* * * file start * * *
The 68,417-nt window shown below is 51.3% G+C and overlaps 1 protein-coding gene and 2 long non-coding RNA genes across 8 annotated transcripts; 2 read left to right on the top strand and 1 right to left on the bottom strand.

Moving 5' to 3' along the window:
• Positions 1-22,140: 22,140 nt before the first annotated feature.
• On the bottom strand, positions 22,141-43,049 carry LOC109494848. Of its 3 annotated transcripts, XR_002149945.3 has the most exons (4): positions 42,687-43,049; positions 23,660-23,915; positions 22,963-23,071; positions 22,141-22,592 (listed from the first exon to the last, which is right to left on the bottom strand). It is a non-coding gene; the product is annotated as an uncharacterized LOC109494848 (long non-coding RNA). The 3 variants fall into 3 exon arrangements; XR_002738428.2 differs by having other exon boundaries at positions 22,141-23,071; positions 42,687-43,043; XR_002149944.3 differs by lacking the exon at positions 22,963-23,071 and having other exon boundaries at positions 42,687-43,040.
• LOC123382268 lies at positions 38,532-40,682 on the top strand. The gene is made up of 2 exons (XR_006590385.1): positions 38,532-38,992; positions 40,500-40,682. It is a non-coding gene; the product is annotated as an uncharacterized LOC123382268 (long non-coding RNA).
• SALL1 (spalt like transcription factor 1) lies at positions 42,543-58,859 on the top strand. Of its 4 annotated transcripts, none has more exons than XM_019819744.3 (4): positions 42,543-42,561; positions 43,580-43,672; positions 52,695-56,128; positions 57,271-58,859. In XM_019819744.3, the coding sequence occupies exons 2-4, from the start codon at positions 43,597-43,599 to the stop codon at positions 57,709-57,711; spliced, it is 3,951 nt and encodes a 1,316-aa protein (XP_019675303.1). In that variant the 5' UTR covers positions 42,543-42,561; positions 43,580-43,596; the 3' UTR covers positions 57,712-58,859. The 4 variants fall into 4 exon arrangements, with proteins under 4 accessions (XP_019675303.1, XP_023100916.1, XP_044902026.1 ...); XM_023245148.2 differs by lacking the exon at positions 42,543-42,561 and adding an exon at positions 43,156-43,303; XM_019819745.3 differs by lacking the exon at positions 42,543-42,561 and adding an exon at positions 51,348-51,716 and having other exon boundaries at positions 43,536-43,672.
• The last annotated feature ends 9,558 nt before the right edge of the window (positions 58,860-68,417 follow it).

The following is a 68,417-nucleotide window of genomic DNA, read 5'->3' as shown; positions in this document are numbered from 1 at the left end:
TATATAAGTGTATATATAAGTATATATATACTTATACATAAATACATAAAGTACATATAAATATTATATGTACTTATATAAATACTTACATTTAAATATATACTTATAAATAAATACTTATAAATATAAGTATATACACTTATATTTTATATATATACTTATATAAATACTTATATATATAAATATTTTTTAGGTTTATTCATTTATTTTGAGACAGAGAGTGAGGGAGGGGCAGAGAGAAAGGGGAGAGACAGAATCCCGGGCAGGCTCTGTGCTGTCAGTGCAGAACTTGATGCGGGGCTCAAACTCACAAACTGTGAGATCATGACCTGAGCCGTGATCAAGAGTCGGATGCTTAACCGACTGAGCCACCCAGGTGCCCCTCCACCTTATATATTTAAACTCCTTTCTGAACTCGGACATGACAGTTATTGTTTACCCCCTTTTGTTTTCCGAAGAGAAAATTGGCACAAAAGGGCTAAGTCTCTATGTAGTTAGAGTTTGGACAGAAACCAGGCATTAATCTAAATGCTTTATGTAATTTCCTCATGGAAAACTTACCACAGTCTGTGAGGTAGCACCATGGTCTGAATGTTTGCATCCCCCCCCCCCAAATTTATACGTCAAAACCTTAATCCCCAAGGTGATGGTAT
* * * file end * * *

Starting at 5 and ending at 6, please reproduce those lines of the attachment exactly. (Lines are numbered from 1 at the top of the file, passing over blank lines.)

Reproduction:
• LOC123382268 lies at positions 38,532-40,682 on the top strand. The gene is made up of 2 exons (XR_006590385.1): positions 38,532-38,992; positions 40,500-40,682. It is a non-coding gene; the product is annotated as an uncharacterized LOC123382268 (long non-coding RNA).
• SALL1 (spalt like transcription factor 1) lies at positions 42,543-58,859 on the top strand. Of its 4 annotated transcripts, none has more exons than XM_019819744.3 (4): positions 42,543-42,561; positions 43,580-43,672; positions 52,695-56,128; positions 57,271-58,859. In XM_019819744.3, the coding sequence occupies exons 2-4, from the start codon at positions 43,597-43,599 to the stop codon at positions 57,709-57,711; spliced, it is 3,951 nt and encodes a 1,316-aa protein (XP_019675303.1). In that variant the 5' UTR covers positions 42,543-42,561; positions 43,580-43,596; the 3' UTR covers positions 57,712-58,859. The 4 variants fall into 4 exon arrangements, with proteins under 4 accessions (XP_019675303.1, XP_023100916.1, XP_044902026.1 ...); XM_023245148.2 differs by lacking the exon at positions 42,543-42,561 and adding an exon at positions 43,156-43,303; XM_019819745.3 differs by lacking the exon at positions 42,543-42,561 and adding an exon at positions 51,348-51,716 and having other exon boundaries at positions 43,536-43,672.